Cheer and Dance Tryouts
Blanca Rodriguez and Sidney Whittaker
Waiting their turn to try out for cheer and dance, nervous teenagers felt the anxiety ooze. Before official try outs, students attended a mandatory meeting with their parents. Mrs. Storey and Mrs. Holland discussed expenses of being on a spirit squad, expectations, spring schedule, and deadlines for paperwork and physicals. Students also collected teacher recommendations, learned skills at clinic, and practiced through mock try outs.
“The biggest challenge for me was memorizing the dance routine,” Giselle Alvarado, 8th, said. “It took me some time to memorize it, but I got it, and I was proud of myself."
Each potential cheerleader and Raiderette had some type of inspiration to take on the challenge.
I tried out with a friend and found out I really enjoyed doing the dance routine,” Lorena Martinez said. “It’s funny to think that I was just supporting a friend.”
Others had been encouraged — and discouraged — to try out.
“My teacher, my mom, and some of the girls who were already on the cheer team inspired me to try out because they said ‘Cheerleading is fun’ and ‘You look like a cheerleader,’” Destiny Phengthouy said. “Some of my friends said I couldn’t make it so I wanted to prove them wrong.”
A panel of judges scored each potential cheerleader for run on, jumps, cheer, and dance, and these scores were added to points earned from teacher recommendations and citizenship, which is based on attendance, tardies, SDC, and suspension. Potential Raiderettes were judged on dance and kick routine, turns, leaps, splits, and overall presentation.
At the end of the try outs, Mrs. Storey and Mrs. Holland posted the list of names of those who made the squads — and then ran!
“Sometimes, girls who I know from class or in the halls try out, and I hate it for them if they don’t make it,” Mrs. Holland said. “I didn’t make it at my junior high in 8th grade so I personally know how bad it feels to not make it. And as hard as it may be for my students to believe, I do hate it when they are sad.”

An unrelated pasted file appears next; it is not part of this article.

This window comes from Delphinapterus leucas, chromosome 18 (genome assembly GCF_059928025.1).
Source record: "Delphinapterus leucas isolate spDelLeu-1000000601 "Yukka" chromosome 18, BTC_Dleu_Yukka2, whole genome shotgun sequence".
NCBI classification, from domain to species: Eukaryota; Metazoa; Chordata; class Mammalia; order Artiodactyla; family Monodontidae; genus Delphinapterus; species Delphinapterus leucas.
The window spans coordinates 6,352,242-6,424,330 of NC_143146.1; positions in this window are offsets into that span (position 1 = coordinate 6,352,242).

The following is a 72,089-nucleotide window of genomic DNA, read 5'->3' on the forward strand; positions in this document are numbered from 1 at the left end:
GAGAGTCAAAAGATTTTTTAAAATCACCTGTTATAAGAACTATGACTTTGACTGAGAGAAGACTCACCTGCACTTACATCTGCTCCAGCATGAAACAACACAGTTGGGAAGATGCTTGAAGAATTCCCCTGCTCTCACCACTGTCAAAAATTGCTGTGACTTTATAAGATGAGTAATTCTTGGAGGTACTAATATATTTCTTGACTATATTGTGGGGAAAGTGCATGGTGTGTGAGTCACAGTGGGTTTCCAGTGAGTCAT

Not everyone was sad.
“I was very ecstatic and happy because I worked my butt off all week,” Gavin Garrett, 8th, said.
Making the team affected students emotionally.
“Oh gosh, I cried!” Aaliyah Newman, 8th, said. “I felt like I was in a movie, all slow-mo and stuff. I am finally on a team that can uplift me.”
A committee is currently planning multiple events to commemorate the 50th anniversary of the opening of Kimmons Junior High. We are looking for Kimmons alumni, parents and former teachers who may have photographs or memorabilia they would like to share for us to showcase in these celebrations.
Please check out our "Kimmons Junior High 50th Anniversary" page on Facebook to contribute, reminisce and get updates on events that are currently being planned.
This past summer, our Partner In Education Georgia Pacific, sponsored 9th grade Civics teacher Jennifer McKinney at the Bill of Rights Institute's "Founders Fellowship". Mrs. McKinney was one of 20 educators chosen from hundreds of applicants across the country. She traveled to Washington, D.C., in July to participate in the intensive workshop focused on the Constitution and Bill of Rights. In addition to work in the classroom and lectures from a West Point Military Academy professor, she and other participants visited the National Archives, George Washington's home Mount Vernon and toured the monuments on the National Mall. Mrs. McKinney also had some personal time to take a guided tour of the U.S. Capitol, courtesy of Senator John Boozman's office, as well as visiting the U.S. Supreme Court, the Library of Congress and the White House. She is very thankful to Georgia Pacific for providing this opportunity for her to enrich our students' learning about our nation's government.